The book is out-of-print and was never cheap, so you will probably want to get a copy from your university library. If they do not have it in their collection, then their inter-library loan department should be able to get a copy for you. Otherwise, you can try to find a copy for sale in a used bookstore or online. That will be rather unlikely, the book is very hard to find and the few copies available are extremely pricey.

      Norah Waugh is also the author of a couple of other definitive books on historic clothing:
      The Cut of Women’s Clothes: 1600-1930
      Corsets and Crinolines

      Another author who’s work I found helpful in college is Margot Lister. The two books you may want to seek out are:
      Costumes: An Illustrated Survey from Ancient Times to the Twentieth Century
      Costumes of Everyday Life: An Illustrated History of Working Clothes from 900-1910

      Lister was a costume designer for theatre and film, and these books consist primarily of line drawings of male and female figures from the periods under discussion, dressed appropriately, with a short summary of the clothing and accessories. She was meticulous in her research, and her drawings are invaluable for providing an overview of the silhouette of each period and how the garments were worn. Again, not cheap, but not as expensive as Waugh’s books. You may be able to find used copies online or at a used bookstore, or, your library’s inter-library loan department can get copies for you.

      If you want to add even more detail to your research project, you might want to take some time investigating the history of the textiles from which these garments were made. By the Regency, those with money often had their shirts made from the “new” textile, cotton, while the more traditional or less affluent were still wearing linen shirts. Both of those textiles are plant-based, but they are produced somewhat differently, and they also wear differently, which might add an interesting dimension to your work. There are a number of books on textile history which may be of use. A good start might be chatting up the reference librarian in your university library. They should be able to direct you to some useful sources.

      Good luck with your research!

      Kat

  6. A lovely informative post. Thank you for taking the time to share. Once upon a time, I worked as a gentleman’s bespoke tailor and it is interesting how few things change in sewing over the era’s. Although I am happy to say I’ve never had to make hand sewn buttons, buttonholes yes, but not buttons. I know my mum’s made a few, and it is a nice cheap way of getting matching buttons.

    • Kathryn Kane says:

      I am glad you enjoyed the post. When it comes to sewing and tailoring, though the styles change frequently, the underlying construction techniques have not really changed that much. I applaud your mum. I have made a few hand-sewn buttons in my time, too. Though they are very time-consuming to make, they do make a nice finishing touch to a period garment.

      In some cases, I did take short-cuts and made covered buttons of the same fabric to get a unified look. Fabric-covered buttons were in use, at least by the seventeenth century, if not earlier, but they, too, were very labor-intensive to make. I admit that I cheated a bit, and used modern covered button kits to get the job done faster.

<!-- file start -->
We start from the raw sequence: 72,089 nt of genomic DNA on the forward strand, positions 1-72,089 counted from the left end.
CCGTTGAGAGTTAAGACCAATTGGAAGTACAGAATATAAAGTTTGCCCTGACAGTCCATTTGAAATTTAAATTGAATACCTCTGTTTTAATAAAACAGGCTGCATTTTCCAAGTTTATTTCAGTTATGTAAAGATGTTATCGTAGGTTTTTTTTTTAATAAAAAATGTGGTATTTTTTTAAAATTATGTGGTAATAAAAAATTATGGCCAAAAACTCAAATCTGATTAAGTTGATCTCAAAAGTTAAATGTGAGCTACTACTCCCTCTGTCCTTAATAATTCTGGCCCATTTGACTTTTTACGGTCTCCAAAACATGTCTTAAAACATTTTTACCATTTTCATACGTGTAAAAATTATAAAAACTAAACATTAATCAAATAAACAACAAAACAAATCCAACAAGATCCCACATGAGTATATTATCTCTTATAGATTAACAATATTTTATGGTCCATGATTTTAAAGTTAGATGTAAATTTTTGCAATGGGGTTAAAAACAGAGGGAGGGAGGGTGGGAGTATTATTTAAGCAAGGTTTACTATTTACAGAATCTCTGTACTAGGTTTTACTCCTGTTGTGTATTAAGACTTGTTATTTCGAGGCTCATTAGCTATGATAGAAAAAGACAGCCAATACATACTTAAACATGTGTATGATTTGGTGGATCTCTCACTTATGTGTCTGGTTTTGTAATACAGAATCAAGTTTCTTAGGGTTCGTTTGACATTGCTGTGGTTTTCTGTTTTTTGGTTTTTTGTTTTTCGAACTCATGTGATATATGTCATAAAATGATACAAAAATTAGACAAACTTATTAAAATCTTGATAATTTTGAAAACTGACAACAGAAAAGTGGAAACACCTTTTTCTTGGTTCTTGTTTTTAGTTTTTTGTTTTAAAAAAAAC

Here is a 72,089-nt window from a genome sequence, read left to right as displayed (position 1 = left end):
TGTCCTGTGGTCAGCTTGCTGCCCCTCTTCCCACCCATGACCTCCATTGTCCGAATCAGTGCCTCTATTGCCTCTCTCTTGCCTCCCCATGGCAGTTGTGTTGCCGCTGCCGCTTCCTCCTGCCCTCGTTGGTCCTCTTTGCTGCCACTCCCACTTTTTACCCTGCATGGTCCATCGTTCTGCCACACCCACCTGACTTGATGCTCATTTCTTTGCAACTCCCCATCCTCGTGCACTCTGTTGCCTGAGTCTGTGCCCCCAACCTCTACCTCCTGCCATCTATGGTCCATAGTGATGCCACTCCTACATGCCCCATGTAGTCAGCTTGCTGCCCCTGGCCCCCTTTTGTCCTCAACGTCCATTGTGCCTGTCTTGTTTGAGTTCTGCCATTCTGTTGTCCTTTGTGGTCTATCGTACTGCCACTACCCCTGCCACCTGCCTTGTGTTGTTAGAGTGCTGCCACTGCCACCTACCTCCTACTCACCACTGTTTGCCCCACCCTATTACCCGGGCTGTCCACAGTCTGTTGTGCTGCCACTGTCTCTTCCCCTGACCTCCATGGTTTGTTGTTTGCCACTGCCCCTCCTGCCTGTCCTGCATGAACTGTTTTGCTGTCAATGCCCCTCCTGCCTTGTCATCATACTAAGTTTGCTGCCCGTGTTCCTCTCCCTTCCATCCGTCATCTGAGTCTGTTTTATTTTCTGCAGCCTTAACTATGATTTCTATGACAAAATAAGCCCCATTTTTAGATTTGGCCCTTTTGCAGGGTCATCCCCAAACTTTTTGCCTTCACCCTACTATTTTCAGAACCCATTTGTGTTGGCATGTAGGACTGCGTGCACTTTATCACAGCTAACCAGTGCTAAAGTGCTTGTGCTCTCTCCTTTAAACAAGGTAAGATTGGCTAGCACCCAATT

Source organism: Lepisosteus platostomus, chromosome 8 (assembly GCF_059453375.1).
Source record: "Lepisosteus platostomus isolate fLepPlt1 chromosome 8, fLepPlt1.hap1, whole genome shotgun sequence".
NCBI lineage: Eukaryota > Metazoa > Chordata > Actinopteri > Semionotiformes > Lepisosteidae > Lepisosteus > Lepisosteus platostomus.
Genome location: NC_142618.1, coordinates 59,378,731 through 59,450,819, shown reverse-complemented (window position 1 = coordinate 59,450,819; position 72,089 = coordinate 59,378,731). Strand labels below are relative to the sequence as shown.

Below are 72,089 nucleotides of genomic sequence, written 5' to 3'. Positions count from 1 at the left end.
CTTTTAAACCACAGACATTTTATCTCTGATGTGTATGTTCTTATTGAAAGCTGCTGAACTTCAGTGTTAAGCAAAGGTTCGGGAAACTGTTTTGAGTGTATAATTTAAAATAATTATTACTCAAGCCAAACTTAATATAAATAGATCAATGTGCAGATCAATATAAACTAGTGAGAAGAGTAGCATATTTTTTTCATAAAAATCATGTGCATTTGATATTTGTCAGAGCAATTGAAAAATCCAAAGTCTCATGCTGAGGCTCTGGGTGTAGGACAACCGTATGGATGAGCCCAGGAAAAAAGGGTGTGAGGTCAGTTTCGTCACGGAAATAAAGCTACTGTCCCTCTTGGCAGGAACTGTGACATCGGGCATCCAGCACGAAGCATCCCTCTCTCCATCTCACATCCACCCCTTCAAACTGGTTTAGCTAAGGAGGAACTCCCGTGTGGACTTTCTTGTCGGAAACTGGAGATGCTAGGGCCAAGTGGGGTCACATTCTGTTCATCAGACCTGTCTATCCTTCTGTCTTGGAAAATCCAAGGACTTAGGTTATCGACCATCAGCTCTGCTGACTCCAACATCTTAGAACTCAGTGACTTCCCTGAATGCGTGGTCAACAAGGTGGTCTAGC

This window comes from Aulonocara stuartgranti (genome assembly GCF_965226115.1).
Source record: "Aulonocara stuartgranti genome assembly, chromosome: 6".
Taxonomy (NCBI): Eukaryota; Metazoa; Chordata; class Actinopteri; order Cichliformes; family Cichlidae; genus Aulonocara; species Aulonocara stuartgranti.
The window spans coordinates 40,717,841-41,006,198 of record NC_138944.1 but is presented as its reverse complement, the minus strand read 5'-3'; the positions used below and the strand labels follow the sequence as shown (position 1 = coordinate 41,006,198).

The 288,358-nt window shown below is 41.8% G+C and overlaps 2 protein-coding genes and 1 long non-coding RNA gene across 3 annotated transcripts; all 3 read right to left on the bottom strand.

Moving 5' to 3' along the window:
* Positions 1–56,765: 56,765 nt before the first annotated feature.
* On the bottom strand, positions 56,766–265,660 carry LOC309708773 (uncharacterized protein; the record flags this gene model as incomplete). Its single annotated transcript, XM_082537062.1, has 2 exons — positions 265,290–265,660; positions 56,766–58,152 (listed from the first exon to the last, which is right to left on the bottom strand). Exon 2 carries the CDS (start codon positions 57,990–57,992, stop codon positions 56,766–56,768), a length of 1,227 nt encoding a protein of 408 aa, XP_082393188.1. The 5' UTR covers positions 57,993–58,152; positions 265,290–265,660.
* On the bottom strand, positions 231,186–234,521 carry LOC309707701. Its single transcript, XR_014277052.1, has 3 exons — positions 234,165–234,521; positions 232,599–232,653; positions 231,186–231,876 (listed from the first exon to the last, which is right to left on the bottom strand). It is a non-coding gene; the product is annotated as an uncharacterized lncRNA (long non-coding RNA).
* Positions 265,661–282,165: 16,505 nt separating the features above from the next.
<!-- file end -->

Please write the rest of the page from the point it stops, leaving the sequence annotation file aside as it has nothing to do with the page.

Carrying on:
Regards,

      Kat

      • I’ve always liked fabric covered buttons. I make clothes for my daughters and made my eldest a little coat with hearts and stars and made buttons with the same fabric so there is a little heart centred on each button. I’m in the middle of doing a coat with bunches of roses on, and I am still wondering what to do for the buttons. I wonder what they would have used as a base to cover in the regency period. I guess wood would be easy and cheap, but would make a much larger button. I’ve even covered other buttons when pressed for match! Thanks for taking the time to reply.

  7. Kathryn Kane says:

    You are right about wood as a base for covered buttons in the Regency. Most of the buttons were rather large, but since that was the fashion at the time, it worked out just fine.

    About the buttons for the coat for your daughter, with the bunches of roses, could you find buttons with roses on them? I am guessing you live in the UK, and I live in the US, but here, in some of the fabric shops, they have buttons in the shape of roses, or plastic ones, with pictures of roses on them. Or, if you don’t want the buttons to fight with the flowers, maybe buttons in the shape of leaves? They would compliment the floral theme without clashing. There are a couple of places here that sell buttons like that, in different sizes. You might be able to find something you like online, if your local shops don’t have what you want.

    Good Luck with the coat!

    Regards,

    Kat

  8. Pingback: (Un)Dressing the Regency Swell | Obstinate Headstrong Girl ~ author Renée Reynolds

  9. I know I’m late to the game here but had to say something. You said, “The much wider cloth which is available today was not technically possible until much later in the century.” However, that isn’t true. Even as far back as the Anglo-Saxon period there were looms that could produce fabric many feet wide, so the technology was there. Perhaps that width was just the fashion in the Regency period?
    http://www.geocities.ws/ladymairghread/clothwidth.htm
    http://suffolkinstitute.pdfsrv.co.uk/customers/Suffolk%20Institute/2014/01/10/Volume%20XXXIX%20Part%203%20(1999)_Anglo-Saxon%20loom%20from%20Pakenham%20Suffolk%20S%20J%20Plunkett_273%20to%20298.pdf

    • Kathryn Kane says:

      The information which you provided is all for looms from the medieval period or earlier. Those were all hand-looms. By the Regency, quite a lot of cloth was woven by machines, and due to power and other limitations of the machines, the loom beds were seldom wider than 30 inches. Most were closer to 22 inches. Hand-woven cloth could be woven in wider widths, but it was extremely expensive and was only used by the most affluent. I hope that helps to clarify.

      Regards,

      Kat